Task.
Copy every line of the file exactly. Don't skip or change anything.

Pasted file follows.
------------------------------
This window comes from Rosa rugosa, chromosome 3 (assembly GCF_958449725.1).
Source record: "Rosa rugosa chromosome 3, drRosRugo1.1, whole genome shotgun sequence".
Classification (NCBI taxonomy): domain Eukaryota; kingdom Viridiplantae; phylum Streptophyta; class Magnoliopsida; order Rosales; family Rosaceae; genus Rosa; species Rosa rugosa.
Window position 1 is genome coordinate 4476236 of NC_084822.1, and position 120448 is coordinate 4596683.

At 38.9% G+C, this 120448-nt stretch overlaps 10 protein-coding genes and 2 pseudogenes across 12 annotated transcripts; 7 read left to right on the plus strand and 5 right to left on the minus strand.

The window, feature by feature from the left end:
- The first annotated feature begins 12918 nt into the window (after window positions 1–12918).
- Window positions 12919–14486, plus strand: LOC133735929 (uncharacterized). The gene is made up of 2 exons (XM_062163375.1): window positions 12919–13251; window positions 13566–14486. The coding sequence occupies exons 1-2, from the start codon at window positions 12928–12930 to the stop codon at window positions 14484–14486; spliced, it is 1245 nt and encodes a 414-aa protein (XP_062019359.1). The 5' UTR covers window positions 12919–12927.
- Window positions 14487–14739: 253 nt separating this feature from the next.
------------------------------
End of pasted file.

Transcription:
This window comes from Rosa rugosa, chromosome 3 (assembly GCF_958449725.1).
Source record: "Rosa rugosa chromosome 3, drRosRugo1.1, whole genome shotgun sequence".
Classification (NCBI taxonomy): domain Eukaryota; kingdom Viridiplantae; phylum Streptophyta; class Magnoliopsida; order Rosales; family Rosaceae; genus Rosa; species Rosa rugosa.
Window position 1 is genome coordinate 4476236 of NC_084822.1, and position 120448 is coordinate 4596683.

At 38.9% G+C, this 120448-nt stretch overlaps 10 protein-coding genes and 2 pseudogenes across 12 annotated transcripts; 7 read left to right on the plus strand and 5 right to left on the minus strand.

The window, feature by feature from the left end:
- The first annotated feature begins 12918 nt into the window (after window positions 1–12918).
- Window positions 12919–14486, plus strand: LOC133735929 (uncharacterized). The gene is made up of 2 exons (XM_062163375.1): window positions 12919–13251; window positions 13566–14486. The coding sequence occupies exons 1-2, from the start codon at window positions 12928–12930 to the stop codon at window positions 14484–14486; spliced, it is 1245 nt and encodes a 414-aa protein (XP_062019359.1). The 5' UTR covers window positions 12919–12927.
- Window positions 14487–14739: 253 nt separating this feature from the next.